When Paul William Ganoe showed up at Guilford Park to help coach the first day of Little League baseball May 2, he couldn't have expected he would end the day a hero.
But Mr. Ganoe rapidly shifted his attention from baseball to life-saving when fourth-grader Brandon Whitacre was accidentally struck in the parking lot by his mother's car. The 41-year-old Savage man raced to the side of the injured boy and kept him from going into shock until an ambulance arrived, witnesses said.
Last night, Mr. Ganoe was among scores of rescue workers and four civilians awarded "Gift of Life" awards and other honors at the George Howard Building in Ellicott City. Emergency workers Kevin Aftung, Charles King and Rodney Miles also were recognized for saving Brandon's life. The awards are given to honor outstanding efforts by citizens and emergency workers.
"I think it's a good idea that they're being recognized for the work that they did," said Brandon's mother, Brigitte Whitacre, 31, of North Laurel. If they hadn't acted quickly, "he would not have survived," she said.
Mr. Ganoe said he was just trying to help. "I feel very privileged in accepting the award," he said Tuesday. "I didn't do it to be the big hero of the day."
Brandon, a Hammond Elementary School fourth-grader who suffered a fractured skull from the accident, has recovered.
The accident occurred as he and his younger brother Grant were about to begin their first day of Little League baseball with the Savage Boys and Girls Club at Guilford Park. Brandon was going to pitch and Grant was going to be an outfielder.
With the parking spaces full by 9 a.m., their mother decided to drop them off and try to find a parking space.
She thought Brandon had run toward the field. She saw Grant, 7, in front of the car tying his shoestrings, she recalled. "I assumed Brandon had already left."
As she backed up her Buick Skyhawk she felt something, Ms. Whitacre recalled. "I looked in the rear view mirror to see what it was," she said. "It felt like a curb, but I knew it wasn't because there weren't any."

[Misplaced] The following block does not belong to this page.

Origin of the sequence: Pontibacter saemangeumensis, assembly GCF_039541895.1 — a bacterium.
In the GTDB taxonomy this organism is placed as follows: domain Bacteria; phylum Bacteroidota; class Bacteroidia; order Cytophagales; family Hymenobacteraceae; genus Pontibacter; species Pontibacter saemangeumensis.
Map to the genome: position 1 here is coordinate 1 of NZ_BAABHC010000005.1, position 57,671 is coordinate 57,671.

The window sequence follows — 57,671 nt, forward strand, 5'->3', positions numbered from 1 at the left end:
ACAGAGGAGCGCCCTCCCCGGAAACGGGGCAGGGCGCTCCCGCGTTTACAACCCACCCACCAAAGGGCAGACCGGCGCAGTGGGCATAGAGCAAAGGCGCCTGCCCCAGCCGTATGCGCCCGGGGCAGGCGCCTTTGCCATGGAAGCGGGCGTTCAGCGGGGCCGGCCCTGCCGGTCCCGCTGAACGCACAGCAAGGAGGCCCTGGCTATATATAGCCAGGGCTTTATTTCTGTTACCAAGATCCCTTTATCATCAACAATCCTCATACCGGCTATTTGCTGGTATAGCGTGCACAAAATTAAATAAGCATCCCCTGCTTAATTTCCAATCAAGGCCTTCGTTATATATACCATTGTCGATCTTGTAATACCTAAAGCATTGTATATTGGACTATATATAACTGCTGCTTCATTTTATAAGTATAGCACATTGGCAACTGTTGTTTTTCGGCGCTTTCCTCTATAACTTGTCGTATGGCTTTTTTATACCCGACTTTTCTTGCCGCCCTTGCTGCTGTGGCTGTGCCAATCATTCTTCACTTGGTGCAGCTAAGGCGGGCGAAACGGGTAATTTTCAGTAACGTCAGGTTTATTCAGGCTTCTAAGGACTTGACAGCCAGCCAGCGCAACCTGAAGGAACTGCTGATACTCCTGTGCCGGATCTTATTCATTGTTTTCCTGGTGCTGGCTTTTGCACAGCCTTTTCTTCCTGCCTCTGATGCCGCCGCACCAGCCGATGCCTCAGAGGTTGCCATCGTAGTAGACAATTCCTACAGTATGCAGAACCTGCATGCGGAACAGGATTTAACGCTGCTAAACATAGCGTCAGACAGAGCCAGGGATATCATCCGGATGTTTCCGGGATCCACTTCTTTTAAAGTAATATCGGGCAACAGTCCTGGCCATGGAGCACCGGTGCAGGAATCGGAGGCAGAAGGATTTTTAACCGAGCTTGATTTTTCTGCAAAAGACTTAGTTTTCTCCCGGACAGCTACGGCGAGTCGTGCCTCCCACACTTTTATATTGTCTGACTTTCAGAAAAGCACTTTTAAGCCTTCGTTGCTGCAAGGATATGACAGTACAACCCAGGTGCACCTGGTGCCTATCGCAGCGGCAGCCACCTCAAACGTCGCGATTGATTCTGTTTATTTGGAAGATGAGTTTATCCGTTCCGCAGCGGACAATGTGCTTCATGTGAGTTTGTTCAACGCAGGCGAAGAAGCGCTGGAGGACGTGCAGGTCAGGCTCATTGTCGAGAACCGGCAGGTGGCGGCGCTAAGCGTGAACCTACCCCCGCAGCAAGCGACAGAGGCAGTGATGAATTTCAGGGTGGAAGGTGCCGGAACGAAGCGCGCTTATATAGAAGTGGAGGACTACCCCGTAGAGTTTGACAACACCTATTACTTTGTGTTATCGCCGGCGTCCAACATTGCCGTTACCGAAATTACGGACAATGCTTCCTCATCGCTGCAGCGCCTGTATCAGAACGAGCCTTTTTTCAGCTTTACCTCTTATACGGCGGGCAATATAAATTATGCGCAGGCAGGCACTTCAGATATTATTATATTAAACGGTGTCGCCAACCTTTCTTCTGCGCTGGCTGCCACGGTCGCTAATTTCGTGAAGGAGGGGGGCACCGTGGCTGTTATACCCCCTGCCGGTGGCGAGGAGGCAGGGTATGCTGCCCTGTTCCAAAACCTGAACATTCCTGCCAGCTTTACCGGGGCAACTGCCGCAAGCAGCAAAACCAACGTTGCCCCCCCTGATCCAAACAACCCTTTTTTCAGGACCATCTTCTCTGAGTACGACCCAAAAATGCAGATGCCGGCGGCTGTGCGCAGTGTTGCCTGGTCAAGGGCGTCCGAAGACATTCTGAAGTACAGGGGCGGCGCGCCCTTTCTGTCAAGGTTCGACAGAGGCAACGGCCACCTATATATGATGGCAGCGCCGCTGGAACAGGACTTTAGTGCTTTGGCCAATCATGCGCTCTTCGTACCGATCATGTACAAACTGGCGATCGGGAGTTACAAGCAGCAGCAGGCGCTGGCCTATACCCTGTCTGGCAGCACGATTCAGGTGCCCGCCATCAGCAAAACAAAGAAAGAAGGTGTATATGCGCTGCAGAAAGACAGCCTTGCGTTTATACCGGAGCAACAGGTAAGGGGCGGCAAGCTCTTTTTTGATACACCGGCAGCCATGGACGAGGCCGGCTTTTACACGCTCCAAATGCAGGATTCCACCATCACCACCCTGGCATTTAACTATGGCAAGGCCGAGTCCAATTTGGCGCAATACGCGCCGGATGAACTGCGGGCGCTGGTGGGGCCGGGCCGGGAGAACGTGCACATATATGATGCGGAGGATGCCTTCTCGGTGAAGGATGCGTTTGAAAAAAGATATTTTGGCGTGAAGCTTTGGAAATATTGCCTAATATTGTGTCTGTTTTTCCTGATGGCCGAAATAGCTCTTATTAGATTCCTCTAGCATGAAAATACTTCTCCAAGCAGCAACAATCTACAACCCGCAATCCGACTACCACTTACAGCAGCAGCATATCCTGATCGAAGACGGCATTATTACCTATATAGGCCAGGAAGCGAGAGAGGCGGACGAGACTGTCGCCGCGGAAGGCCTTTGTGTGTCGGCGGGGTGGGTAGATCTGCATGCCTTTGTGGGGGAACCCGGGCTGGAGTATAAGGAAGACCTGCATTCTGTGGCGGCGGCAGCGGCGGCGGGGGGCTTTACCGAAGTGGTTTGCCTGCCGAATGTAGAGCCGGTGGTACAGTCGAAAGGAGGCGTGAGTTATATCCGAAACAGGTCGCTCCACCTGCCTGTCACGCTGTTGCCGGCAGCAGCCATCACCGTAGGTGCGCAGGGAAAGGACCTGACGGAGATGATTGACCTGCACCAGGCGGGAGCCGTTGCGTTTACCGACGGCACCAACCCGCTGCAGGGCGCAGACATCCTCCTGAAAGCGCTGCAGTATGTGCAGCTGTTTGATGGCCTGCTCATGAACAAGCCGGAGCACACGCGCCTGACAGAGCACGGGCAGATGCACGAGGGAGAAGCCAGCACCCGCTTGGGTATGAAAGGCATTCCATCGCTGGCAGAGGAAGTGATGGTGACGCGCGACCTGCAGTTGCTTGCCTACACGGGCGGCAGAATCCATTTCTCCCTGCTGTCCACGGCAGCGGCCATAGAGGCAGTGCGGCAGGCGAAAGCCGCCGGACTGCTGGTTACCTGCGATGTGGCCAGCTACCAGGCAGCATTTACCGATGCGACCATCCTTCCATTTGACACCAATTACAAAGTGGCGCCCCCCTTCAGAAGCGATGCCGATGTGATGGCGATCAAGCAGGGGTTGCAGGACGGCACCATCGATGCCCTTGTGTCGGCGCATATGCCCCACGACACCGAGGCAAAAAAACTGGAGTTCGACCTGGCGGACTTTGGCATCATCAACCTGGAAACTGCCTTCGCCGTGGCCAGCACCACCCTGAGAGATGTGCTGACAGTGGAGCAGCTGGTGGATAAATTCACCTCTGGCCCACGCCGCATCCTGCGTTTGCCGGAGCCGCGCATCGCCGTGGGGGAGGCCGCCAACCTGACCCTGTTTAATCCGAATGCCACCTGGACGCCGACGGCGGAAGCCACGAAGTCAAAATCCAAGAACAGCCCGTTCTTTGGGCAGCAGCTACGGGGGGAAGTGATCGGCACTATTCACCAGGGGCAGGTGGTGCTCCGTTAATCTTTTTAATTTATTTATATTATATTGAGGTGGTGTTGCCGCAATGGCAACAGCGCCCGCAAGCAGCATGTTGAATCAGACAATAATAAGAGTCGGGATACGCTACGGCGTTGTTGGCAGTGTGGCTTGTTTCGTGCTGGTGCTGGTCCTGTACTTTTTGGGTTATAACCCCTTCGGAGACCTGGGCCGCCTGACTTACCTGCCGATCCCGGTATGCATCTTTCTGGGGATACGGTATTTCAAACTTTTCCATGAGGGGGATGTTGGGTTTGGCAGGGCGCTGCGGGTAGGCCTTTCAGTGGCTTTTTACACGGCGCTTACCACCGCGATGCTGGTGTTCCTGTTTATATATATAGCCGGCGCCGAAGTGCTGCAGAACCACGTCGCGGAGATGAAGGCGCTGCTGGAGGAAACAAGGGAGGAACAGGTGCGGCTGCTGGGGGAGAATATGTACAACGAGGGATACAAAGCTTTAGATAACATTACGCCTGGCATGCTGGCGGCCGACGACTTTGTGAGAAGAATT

Ms. Whitacre said she got out of her car and saw that a rear tire had run over her son's head.
"I basically kept screaming. I was in shock," she said. Her screams attracted the attention of Mr. Ganoe, the assistant Little League coach and a former volunteer firefighter. He ran to comfort her son and to prevent him from going into shock until paramedics arrived.
Mr. Ganoe said he kept the boy's airway open and "kept him calm, cool and collected."
An onlooker dialed 911.
"They didn't believe he'd make it to the helicopter," which landed on the baseball field then flew him to the Children's National Medical Center in Washington, Ms. Whitacre said.
On the way, Brandon stopped breathing but was revived by the paramedics, said Battalion Chief Donald R. Howell, a fire and rescue services spokesman.
Hospital staff members said that without Mr. Ganoe and the paramedics' pre-hospital care, the outcome might not have been "a positive one," Mr. Howell said.
Since the accident, the boy has undergone surgery twice and the right side of his face is paralyzed, his mother said. He remained hospitalized for two weeks.
But his mother says his doctor has cleared him to play baseball this year.